An excerpt from my script review for Chappaquiddick which will be available 05/14/18:

3.) Quality of Characters

Good old fashioned love triangle.

And I’m not talking romance, but bromance!

Joey Gargan loves Ted Kennedy who loves Joe Kennedy.

Ted bounces back and forth between the man he wants to be, who Gargan sides with, to the standard of Kennedy his father expects but Ted can never hope to meet.

And that’s tragic really, because as much as Joe Kennedy helps Ted in this story, he loathes his son, and only does so to preserve everything he’s sacrificed for the Kennedy name.

This may have worked if Ted weren’t such a fucking constant flip flop.

It becomes exhausting how many times he tells Joey Gargan that he is a Kennedy, only to get mad at him and later remark to quit pretending to be part of the name.

They’re a team, and then they’re enemies…over and over.

Back and forth a time or two is fine, but you’re not accomplishing anything with your character arc if it looks more closely resembles a radio wave transmission.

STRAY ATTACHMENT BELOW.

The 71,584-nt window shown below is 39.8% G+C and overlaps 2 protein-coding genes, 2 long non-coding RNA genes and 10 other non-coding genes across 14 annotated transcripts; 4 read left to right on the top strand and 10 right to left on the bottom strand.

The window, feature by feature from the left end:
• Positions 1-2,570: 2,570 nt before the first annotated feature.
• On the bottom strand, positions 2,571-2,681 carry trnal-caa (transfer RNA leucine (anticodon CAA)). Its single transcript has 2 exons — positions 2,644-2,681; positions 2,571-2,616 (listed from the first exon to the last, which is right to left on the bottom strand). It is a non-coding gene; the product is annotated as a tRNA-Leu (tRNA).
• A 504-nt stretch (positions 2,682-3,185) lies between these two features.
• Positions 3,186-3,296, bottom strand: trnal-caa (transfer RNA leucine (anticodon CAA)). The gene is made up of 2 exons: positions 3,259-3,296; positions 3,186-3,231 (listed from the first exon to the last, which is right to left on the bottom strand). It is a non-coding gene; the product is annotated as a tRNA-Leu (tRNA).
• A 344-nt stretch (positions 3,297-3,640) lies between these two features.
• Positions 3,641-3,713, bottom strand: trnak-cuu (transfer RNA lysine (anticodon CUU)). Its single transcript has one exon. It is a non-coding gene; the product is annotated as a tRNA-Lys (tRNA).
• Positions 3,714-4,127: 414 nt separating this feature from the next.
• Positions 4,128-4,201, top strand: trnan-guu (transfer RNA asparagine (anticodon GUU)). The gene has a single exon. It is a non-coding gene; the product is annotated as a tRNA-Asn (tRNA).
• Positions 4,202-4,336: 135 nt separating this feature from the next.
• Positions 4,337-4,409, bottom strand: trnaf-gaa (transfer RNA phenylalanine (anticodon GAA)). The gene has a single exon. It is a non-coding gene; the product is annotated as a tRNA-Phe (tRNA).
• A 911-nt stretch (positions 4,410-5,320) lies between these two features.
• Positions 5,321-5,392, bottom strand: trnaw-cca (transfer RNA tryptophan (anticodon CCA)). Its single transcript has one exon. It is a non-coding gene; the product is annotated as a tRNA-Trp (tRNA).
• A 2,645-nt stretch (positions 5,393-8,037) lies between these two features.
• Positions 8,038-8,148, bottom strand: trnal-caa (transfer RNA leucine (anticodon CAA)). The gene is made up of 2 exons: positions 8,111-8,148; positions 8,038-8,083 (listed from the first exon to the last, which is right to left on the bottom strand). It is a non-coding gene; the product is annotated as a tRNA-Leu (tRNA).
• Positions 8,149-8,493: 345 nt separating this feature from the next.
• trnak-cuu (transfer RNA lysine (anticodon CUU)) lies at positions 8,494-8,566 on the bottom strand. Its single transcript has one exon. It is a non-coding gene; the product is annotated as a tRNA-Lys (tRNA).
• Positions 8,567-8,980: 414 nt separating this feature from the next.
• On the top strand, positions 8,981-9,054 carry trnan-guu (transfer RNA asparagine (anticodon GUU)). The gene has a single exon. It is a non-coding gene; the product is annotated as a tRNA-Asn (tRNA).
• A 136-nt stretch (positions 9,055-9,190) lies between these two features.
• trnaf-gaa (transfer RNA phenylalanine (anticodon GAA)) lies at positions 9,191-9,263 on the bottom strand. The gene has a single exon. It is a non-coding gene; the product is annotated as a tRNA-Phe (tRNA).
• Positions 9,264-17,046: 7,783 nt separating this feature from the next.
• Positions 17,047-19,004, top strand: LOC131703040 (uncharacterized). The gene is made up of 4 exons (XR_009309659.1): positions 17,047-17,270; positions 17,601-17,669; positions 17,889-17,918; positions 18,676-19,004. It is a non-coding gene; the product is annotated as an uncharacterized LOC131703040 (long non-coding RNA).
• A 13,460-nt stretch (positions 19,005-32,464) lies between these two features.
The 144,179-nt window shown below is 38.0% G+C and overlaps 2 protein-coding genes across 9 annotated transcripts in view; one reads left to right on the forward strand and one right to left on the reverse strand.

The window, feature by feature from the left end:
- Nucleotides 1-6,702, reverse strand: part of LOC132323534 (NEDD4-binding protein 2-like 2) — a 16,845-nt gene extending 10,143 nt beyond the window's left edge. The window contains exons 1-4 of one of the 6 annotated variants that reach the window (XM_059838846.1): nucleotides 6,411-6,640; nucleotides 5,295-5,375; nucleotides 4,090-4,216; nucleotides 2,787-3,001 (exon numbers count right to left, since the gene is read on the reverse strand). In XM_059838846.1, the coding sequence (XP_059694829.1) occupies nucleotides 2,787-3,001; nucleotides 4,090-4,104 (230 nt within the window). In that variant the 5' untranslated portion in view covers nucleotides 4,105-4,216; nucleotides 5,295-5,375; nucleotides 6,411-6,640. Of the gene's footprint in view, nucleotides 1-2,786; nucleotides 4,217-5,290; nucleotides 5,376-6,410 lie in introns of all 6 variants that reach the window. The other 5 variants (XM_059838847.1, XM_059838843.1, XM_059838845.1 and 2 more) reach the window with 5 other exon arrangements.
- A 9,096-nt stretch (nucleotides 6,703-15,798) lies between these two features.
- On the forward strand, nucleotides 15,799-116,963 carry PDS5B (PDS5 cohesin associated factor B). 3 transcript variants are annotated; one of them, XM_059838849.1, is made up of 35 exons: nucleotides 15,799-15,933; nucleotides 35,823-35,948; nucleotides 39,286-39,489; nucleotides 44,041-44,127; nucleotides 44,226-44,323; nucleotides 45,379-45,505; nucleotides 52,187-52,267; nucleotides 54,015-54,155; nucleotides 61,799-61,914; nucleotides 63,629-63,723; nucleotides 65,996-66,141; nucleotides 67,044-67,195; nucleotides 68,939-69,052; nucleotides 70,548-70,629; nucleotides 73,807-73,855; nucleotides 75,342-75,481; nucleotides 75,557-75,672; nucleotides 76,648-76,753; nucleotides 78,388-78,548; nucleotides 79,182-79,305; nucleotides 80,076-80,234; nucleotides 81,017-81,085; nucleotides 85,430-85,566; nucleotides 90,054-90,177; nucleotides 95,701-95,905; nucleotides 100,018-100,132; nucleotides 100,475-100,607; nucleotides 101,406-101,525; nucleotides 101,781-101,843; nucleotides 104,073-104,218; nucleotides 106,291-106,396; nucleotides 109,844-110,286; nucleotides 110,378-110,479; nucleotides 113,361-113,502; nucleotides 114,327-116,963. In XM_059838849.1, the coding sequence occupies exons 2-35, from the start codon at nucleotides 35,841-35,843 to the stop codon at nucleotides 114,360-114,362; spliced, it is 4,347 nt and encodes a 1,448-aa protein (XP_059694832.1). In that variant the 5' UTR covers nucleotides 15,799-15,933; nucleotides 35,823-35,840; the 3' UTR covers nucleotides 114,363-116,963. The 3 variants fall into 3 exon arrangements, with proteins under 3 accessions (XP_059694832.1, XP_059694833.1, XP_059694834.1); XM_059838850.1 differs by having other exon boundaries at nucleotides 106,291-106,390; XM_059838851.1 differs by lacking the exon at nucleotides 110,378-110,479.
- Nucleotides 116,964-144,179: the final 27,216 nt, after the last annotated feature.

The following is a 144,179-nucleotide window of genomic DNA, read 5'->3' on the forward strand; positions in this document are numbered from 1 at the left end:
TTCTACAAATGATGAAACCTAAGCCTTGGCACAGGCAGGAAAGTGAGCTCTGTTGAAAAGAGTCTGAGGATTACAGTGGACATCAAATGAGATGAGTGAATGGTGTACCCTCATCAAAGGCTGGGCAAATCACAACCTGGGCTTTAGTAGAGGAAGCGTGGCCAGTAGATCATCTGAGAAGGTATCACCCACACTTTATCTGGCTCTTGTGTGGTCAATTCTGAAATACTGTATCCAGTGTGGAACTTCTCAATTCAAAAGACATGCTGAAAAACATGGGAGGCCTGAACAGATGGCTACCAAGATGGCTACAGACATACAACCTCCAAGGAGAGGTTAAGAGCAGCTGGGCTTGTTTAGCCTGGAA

There should have been this monumental build up, of Ted coming to terms with what he did after admitting he was driving, some salvageable part of his soul Joey will want to fight for, and the “brain trust” be a minor hiccup, only to have the speech at the end where Joey’s forced to hold the cue cards…how insulting, especially if Ted tells Joe Kennedy he’s doing it his way as the final Kennedy son.

But we didn’t get that. We received multiple versions of the indicident, where Ted’s rather pathetic in all of them, and even when he’s trying to be redeemable, we don’t really care.

His crying on his father’s shoulder wasn’t relatable, it was a cringy kind of sad.

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